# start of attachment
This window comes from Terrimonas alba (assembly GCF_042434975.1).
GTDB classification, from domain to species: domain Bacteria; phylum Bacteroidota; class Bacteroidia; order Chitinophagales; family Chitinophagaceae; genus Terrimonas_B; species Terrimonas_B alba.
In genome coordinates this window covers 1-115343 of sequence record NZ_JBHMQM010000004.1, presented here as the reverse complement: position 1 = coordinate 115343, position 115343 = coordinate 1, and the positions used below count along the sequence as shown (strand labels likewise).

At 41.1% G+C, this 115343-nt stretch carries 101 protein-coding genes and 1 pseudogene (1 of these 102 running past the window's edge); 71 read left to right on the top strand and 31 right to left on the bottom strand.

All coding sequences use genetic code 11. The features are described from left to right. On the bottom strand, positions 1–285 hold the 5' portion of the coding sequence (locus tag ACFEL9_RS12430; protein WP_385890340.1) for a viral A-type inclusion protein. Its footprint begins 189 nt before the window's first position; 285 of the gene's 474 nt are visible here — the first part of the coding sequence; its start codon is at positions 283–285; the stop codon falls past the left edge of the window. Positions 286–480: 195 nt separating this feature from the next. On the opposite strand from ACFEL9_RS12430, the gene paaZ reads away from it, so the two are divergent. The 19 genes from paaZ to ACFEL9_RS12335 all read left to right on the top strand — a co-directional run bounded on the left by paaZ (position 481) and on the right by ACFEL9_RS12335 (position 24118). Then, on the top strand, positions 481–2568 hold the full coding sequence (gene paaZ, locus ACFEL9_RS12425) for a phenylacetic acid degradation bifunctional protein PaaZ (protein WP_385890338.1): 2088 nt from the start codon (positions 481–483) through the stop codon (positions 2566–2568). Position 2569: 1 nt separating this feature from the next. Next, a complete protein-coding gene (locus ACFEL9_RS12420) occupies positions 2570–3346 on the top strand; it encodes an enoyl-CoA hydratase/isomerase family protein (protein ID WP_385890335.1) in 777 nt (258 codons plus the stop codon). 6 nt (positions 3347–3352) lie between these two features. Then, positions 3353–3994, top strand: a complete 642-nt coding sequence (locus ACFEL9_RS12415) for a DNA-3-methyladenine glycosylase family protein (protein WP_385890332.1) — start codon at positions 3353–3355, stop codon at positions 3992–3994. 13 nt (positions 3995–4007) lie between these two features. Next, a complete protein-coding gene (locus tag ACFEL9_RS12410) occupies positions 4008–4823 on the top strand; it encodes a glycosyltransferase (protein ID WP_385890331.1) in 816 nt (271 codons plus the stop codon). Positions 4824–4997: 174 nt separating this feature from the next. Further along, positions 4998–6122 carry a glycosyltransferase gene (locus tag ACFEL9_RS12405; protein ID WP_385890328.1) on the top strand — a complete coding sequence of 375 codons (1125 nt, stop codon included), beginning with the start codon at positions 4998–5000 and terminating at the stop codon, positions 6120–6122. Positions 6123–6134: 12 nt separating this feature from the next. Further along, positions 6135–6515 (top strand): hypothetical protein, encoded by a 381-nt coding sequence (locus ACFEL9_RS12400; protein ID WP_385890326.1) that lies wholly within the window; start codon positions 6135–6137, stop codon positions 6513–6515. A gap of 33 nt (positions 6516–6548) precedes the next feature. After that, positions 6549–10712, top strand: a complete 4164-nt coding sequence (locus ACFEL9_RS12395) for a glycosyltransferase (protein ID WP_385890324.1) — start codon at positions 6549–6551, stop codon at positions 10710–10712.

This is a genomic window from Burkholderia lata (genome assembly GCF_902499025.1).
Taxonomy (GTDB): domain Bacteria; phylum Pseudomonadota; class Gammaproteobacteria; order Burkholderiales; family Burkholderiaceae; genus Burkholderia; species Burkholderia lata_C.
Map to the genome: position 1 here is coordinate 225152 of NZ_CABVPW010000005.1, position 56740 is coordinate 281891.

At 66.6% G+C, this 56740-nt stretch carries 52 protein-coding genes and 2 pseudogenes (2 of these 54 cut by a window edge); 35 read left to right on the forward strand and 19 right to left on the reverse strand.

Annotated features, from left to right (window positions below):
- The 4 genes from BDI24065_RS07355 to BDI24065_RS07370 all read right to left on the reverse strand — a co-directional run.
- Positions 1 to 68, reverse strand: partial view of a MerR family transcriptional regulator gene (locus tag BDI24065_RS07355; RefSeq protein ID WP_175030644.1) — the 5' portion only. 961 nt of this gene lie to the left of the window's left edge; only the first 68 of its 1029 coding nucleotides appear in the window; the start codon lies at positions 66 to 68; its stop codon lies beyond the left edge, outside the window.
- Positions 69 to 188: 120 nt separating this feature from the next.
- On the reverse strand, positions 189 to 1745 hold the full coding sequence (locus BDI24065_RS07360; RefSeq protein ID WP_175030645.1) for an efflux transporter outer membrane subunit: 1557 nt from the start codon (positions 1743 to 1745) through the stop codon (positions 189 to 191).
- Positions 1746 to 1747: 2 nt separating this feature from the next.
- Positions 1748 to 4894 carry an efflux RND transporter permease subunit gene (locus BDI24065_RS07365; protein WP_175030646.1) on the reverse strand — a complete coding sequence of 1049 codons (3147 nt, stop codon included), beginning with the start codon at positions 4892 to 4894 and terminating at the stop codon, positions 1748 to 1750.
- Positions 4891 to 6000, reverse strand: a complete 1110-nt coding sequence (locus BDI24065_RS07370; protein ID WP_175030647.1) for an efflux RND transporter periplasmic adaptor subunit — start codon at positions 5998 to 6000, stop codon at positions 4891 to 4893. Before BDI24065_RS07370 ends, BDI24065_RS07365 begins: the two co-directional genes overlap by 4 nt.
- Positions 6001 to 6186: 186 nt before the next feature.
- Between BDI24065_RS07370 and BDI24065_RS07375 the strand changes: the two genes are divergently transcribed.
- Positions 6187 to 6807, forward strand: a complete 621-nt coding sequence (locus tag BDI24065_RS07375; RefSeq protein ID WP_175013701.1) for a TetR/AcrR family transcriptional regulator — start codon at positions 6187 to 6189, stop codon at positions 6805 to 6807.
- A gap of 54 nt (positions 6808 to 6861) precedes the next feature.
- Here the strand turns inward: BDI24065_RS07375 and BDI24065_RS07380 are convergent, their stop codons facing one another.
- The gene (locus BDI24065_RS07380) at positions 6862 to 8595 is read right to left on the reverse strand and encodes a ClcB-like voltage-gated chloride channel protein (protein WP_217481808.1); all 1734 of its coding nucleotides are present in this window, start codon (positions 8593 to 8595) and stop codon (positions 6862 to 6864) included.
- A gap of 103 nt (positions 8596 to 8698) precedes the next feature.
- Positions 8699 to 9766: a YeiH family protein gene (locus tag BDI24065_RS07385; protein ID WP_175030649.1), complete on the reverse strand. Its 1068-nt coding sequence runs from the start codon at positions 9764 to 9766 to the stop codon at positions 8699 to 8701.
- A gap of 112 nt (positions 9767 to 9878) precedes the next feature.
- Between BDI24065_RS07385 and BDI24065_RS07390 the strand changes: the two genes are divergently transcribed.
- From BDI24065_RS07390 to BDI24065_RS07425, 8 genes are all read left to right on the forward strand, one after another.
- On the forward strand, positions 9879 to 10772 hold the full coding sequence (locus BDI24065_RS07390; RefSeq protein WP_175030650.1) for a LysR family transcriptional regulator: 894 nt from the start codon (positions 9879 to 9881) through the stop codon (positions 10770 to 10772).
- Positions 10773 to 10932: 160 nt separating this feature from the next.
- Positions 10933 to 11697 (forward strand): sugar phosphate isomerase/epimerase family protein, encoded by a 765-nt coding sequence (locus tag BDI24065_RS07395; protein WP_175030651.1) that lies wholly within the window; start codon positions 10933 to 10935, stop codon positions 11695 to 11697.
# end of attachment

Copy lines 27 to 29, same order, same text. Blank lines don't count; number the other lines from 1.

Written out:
- Between BDI24065_RS07385 and BDI24065_RS07390 the strand changes: the two genes are divergently transcribed.
- From BDI24065_RS07390 to BDI24065_RS07425, 8 genes are all read left to right on the forward strand, one after another.
- On the forward strand, positions 9879 to 10772 hold the full coding sequence (locus BDI24065_RS07390; RefSeq protein WP_175030650.1) for a LysR family transcriptional regulator: 894 nt from the start codon (positions 9879 to 9881) through the stop codon (positions 10770 to 10772).